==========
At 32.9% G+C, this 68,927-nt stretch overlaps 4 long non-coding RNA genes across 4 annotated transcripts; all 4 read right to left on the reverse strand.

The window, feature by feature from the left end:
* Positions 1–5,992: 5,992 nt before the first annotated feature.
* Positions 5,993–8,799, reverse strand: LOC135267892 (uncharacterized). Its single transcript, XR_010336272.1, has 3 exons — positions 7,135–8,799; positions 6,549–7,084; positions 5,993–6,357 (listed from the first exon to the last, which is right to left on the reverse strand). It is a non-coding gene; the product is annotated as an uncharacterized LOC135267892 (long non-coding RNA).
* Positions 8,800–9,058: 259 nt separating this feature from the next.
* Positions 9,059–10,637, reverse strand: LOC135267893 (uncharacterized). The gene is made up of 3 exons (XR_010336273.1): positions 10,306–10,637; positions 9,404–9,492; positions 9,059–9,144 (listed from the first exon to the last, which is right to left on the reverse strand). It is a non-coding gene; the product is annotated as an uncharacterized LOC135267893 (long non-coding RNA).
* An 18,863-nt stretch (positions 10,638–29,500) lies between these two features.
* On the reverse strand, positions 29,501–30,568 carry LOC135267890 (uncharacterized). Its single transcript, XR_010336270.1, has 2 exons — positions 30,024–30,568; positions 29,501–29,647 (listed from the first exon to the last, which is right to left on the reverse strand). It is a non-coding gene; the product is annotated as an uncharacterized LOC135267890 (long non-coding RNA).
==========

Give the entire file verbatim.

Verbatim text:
At 32.9% G+C, this 68,927-nt stretch overlaps 4 long non-coding RNA genes across 4 annotated transcripts; all 4 read right to left on the reverse strand.

The window, feature by feature from the left end:
* Positions 1–5,992: 5,992 nt before the first annotated feature.
* Positions 5,993–8,799, reverse strand: LOC135267892 (uncharacterized). Its single transcript, XR_010336272.1, has 3 exons — positions 7,135–8,799; positions 6,549–7,084; positions 5,993–6,357 (listed from the first exon to the last, which is right to left on the reverse strand). It is a non-coding gene; the product is annotated as an uncharacterized LOC135267892 (long non-coding RNA).
* Positions 8,800–9,058: 259 nt separating this feature from the next.
* Positions 9,059–10,637, reverse strand: LOC135267893 (uncharacterized). The gene is made up of 3 exons (XR_010336273.1): positions 10,306–10,637; positions 9,404–9,492; positions 9,059–9,144 (listed from the first exon to the last, which is right to left on the reverse strand). It is a non-coding gene; the product is annotated as an uncharacterized LOC135267893 (long non-coding RNA).
* An 18,863-nt stretch (positions 10,638–29,500) lies between these two features.
* On the reverse strand, positions 29,501–30,568 carry LOC135267890 (uncharacterized). Its single transcript, XR_010336270.1, has 2 exons — positions 30,024–30,568; positions 29,501–29,647 (listed from the first exon to the last, which is right to left on the reverse strand). It is a non-coding gene; the product is annotated as an uncharacterized LOC135267890 (long non-coding RNA).